The charitable deduction is safe, but tax reform could still hurt charitable giving
In a recent discussion of President Trump's proposed tax plan Treasury Secretary Steve Mnuchin and National Economic Council Director Gary Cohn guaranteed that the charitable deduction would be among the few deductions protected.
While this is great news to many in the nonprofit sector, as the charitable deduction encourages charitable giving, three proposed changes to the federal income tax could still negatively impact charitable giving:
1. Increases to the standard deduction
Secretary Mnuchin and Director Cohn described a plan that would double the standard deduction, making it more attractive to many taxpayers. However, this would reduce incentives for charitable giving because these changes would reduce the number of taxpayers who itemize their deductions, a number already on the decline.
The charitable deduction is only allowed to taxpayers who itemize their deductions. The Tax Policy Center estimates that in 2017, only about 26 percent of taxpayers will itemize. Put simply, if fewer people itemize, fewer people will have the tax incentive to give.
Although the evidence is mixed on the degree to which donor behavior is shaped by this incentive, research suggests that higher-income households are more likely to itemize and are among the most likely to respond to the tax incentive.
2. Reductions to other itemized deductions
Director Cohn also mentioned that along with the charitable deduction, “homeownership and retirement savings will be protected, but all other tax benefits will be eliminated,” without providing further details. The charitable deduction does not operate in isolation. Rather, taxpayers consider the value of all deductions they qualify for when deciding whether to itemize.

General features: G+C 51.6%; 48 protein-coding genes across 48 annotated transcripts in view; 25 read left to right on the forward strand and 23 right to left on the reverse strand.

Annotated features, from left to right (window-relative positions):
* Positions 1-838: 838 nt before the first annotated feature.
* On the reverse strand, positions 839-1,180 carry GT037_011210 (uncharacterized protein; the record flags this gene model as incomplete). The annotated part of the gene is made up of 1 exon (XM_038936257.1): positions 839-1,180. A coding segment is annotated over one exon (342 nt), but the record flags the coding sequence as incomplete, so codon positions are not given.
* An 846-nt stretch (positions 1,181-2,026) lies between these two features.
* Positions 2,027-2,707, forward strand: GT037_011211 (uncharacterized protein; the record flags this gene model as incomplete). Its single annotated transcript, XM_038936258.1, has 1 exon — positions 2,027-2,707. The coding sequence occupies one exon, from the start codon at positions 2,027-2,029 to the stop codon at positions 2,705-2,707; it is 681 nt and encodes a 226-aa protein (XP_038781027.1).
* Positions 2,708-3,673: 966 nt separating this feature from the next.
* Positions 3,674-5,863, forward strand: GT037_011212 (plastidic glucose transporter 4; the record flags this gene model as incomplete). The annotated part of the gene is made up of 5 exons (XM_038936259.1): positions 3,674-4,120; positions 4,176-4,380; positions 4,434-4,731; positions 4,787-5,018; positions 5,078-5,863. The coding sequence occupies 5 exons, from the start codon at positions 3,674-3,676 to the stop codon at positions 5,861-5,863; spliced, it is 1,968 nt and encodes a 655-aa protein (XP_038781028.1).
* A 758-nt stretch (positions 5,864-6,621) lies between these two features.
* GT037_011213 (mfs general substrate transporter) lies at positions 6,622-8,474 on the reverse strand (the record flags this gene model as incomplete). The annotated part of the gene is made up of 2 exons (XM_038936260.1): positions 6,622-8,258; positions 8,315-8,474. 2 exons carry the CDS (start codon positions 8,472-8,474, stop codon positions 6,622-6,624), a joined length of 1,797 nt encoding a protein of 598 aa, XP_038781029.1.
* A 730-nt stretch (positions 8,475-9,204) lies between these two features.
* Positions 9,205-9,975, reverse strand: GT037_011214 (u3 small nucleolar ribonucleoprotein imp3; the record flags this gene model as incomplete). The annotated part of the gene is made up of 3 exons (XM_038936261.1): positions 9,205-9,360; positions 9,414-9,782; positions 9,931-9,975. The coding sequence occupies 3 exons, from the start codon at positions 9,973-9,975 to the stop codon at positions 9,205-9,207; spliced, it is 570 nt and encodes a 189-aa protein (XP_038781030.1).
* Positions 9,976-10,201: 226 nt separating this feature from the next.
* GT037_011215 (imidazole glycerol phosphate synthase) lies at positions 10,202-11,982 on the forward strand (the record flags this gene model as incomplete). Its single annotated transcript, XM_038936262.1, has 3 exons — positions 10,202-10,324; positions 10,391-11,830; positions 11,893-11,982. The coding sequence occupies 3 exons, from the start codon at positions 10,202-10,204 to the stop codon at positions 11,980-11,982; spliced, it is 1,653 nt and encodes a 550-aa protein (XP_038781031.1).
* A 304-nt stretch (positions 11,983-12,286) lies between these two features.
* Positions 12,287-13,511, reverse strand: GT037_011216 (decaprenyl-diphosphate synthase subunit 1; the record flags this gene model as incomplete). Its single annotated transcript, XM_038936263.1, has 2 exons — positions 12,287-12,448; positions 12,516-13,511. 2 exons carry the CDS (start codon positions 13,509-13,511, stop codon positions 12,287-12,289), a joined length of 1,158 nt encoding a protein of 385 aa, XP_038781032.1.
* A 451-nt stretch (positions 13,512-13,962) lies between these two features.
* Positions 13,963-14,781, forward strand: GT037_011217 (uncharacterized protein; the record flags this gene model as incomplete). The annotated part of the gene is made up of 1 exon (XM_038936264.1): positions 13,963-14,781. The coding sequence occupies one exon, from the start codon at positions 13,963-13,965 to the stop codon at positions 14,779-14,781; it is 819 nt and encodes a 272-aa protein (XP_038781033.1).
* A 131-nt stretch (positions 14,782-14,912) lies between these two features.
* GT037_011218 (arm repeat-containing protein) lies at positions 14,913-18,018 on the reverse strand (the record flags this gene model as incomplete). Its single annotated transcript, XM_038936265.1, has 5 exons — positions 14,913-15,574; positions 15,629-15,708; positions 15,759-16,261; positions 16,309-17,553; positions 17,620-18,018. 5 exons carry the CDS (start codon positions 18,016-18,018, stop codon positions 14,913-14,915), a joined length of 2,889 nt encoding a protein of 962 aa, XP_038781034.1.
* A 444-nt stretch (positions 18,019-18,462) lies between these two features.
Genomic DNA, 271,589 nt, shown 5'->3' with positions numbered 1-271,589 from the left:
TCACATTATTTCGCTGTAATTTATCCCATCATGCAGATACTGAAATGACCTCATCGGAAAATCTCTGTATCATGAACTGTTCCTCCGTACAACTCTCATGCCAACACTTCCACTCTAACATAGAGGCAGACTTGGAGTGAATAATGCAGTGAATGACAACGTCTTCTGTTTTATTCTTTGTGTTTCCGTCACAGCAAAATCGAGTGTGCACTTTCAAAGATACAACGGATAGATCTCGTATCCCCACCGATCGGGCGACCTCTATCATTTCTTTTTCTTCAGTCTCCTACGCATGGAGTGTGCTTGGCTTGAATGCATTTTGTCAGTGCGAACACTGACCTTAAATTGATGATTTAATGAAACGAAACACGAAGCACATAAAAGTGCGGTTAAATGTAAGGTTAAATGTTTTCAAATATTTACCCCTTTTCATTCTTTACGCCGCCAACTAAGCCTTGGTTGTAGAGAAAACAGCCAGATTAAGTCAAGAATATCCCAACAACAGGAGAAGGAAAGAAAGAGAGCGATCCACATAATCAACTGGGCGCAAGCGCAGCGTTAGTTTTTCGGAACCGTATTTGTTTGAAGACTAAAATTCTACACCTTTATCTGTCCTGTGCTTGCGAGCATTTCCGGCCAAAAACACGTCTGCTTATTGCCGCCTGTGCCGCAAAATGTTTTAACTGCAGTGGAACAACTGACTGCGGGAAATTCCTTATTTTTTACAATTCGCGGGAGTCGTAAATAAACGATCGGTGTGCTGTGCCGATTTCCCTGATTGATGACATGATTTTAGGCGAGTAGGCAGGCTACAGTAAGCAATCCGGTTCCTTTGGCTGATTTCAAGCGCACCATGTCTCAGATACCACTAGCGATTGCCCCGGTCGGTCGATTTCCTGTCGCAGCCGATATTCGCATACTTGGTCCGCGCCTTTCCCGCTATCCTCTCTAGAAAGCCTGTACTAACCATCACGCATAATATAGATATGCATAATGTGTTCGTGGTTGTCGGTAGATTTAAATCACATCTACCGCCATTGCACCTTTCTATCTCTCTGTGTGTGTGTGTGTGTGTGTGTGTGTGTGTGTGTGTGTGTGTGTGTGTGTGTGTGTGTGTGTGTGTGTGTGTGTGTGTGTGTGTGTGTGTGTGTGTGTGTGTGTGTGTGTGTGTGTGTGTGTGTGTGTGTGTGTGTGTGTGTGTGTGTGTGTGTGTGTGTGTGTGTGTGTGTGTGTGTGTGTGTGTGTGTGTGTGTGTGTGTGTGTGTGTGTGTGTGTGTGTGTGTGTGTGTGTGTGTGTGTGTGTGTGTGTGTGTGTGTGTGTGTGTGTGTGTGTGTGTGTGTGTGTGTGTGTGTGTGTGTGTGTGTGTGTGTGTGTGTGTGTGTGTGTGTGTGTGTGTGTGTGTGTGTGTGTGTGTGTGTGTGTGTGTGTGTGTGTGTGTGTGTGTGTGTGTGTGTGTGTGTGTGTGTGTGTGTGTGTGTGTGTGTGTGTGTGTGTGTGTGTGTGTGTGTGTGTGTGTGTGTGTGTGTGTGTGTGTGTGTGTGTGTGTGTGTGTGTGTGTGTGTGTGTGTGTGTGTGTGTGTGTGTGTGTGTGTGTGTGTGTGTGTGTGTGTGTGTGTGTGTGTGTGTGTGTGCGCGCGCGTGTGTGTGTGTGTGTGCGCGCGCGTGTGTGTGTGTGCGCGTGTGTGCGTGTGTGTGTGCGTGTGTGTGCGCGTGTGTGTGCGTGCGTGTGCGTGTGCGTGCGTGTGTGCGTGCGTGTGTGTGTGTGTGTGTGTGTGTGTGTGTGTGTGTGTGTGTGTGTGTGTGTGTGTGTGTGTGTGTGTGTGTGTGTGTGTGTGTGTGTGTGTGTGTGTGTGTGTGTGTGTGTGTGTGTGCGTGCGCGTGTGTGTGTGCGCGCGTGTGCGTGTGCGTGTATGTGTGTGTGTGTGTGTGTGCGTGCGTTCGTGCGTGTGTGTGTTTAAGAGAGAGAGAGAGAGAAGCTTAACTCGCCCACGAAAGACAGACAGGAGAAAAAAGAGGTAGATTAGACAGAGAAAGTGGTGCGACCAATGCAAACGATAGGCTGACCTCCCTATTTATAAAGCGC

Changes to other itemized deductions, particularly the elimination of the state and local tax deduction, because of its size, would significantly decrease the overall number of itemizers.
3. Reductions in tax brackets
The proposed tax plan would also reduce the current seven tax brackets to three (a 10 percent, 25 percent, and 35 percent). For some taxpayers, this will lower the value of the charitable deduction, making it less attractive.
For instance, someone in the current top 39.6 percent bracket saves $39.60 on an additional $100 claimed in charitable deductions but would save only $35 in Trump’s proposed 35 percent bracket. The effect is less clear for the other rates, as the bracket widths haven’t been specified, so some may face lower marginal rates and some higher ones, as some people may face higher marginal rates even if their average rate goes down.
Ultimately, although many in the nonprofit sector appreciate the administration’s efforts to leave the charitable deduction untouched, it is important to disentangle the effect of that promise from the real and important impacts on charitable giving that could arise from other proposals in the tax plan.
White House Press Secretary Sean Spicer, National Economic Council Director Gary Cohn and US Secretary of the Treasury Steven Mnuchin take questions about tax cuts and reform during a briefing at the White House April 26, 2017 in Washington, DC. Photo by Brendan Smialowski/AFP/Getty Images.